To Talk or Not to Talk

This week I made my grand return to jiu-jitsu class. Two weeks off does not seem like a long time but my body did not quite understand that. 'What are you doing?' it protested. 'You teach summer camp now. And watch the Olympics. Why is this person trying to choke you?'

Despite some very pissed off muscles, it felt great to be back on the mats. And my return to class also gave me some interesting food for thought, with regard to jiu-jitsu training. Over the course of the week I rolled with two different women with two very different approaches to sparring. Both of them are good athletes who are very skilled at BJJ. When I went with the first one, she attacked very aggressively forcing me to become aggressive as well. We had a great round, during which I spent most of the time playing defense. At one point I made a joke about her secret leg moves. (Her legs are quick and spider-like.) At another point I commented on the way her submission (a variation of the guillotine choke) felt on my neck, slightly different than I was used to. When it was over, I thanked her for the round and she said, "Good job. Next time don't talk so much."

Oops. I guess I do have kind of a big mouth.

A couple of days later I rolled with a different woman. She was also my partner for the drills portion of class and a few times she stopped mid drill (an open guard pass) to talk out a detail that she was working on. She then repeated the move and by the end of the half hour both of us were noticeably better at doing the pass. We then did a seven minute round together. Just like my previous partner, she was aggressive and I did a lot of defending. Once or twice she stopped me to point out something that I wasn't doing quite right. When the round was over she said, "Good job. I am sorry I talked so much." I blinked at her. "Are you kidding? You were so helpful. The way you think about the mechanics of each move makes me think more too."

Both of these women are blue belts and very skilled jiu-jitsu practitioners whom I enjoy training with. But their different approaches to sparring made me think. Is there such a thing as too much talk?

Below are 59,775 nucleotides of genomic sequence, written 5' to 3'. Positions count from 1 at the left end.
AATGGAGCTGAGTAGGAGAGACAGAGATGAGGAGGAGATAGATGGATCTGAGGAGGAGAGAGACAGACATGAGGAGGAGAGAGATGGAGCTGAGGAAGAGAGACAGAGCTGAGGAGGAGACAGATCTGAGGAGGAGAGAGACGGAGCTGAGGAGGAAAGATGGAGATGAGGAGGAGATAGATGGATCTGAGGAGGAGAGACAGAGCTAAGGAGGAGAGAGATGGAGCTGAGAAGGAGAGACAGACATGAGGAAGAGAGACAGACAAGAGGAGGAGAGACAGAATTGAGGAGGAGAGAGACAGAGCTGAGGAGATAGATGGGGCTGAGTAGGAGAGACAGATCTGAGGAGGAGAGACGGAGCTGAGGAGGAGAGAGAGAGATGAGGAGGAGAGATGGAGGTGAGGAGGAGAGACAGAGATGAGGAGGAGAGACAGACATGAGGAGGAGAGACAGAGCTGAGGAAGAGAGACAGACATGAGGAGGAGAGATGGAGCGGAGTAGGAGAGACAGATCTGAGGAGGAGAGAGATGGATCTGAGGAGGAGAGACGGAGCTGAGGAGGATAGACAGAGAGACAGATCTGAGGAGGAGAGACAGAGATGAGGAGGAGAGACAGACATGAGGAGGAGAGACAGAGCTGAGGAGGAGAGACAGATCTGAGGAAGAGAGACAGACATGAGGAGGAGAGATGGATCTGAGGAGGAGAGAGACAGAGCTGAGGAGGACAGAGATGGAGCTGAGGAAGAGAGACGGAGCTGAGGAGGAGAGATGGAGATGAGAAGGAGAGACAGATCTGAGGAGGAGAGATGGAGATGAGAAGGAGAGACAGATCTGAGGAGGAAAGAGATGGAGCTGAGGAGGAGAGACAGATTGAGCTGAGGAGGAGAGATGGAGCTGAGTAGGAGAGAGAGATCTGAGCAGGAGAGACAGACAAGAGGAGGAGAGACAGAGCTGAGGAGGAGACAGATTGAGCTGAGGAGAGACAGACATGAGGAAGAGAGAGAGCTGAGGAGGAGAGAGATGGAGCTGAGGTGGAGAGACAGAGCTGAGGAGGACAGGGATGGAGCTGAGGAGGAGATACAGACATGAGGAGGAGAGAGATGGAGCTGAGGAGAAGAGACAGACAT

In our karate sparring classes, the students often sit down after class and discuss their rounds in explicit detail. ("When you threw that low kick you did something with your hips that made it very deceptive. I fell for it every time! Can you show it to me?") Observing our dojo floor post sparring you would think there was some kind of clinic going on. But there is very little talk during class. Well actually that isn't true. Sensei Matthew stops the class two or three times to offer some general pointers. And often black belts will stop a lower belt to give advice mid round. And the women are constantly talking. (Occasionally it is even about karate!) The silent rounds are the ones between two high level fighters, who converse in kicks and punches and the occasional unspoken glace or knowing smile. They do not talk mid fight because they have to be constantly on their toes, there is no time for conversation. Hence, the post class meeting.

There is something to be said for just rolling, non-stop. If something is coming at you you deal with it, or if you can't you tap, reset, go again. It is high adrenaline, competitive and sometimes a little scary. You learn by doing, trying moves out, making a mental list of what works and what doesn't. It is a fine way to train. And so long as both people are in control (read: not spazzy, with elbows and knees that fly out at random intervals) it is usually pretty safe.

The thing is that jiu-jitsu (and karate too for that matter) moves fast. If suddenly you find that there is a leg wrapped somewhere, you can't breathe and you have no idea what happened, it can be helpful to ask. ("Hey buddy, what'd you choke me with? Awesome! Can you do it again? Thanks! Now how do I defend it?") It is easy to be a mindless ape randomly swinging your fists in the air. But it may be better to try to understand the nuances of a jab, where to place it, when to throw it, what to follow it up with. It may be useful to know where to push on someone's leg to get them off balance, how to distribute your weight properly, what part of the elbow does not bend easily. You can learn these things through numerous rounds of awkwardly sprawling on the mat like splattered paint, or you and your partner can talk about it.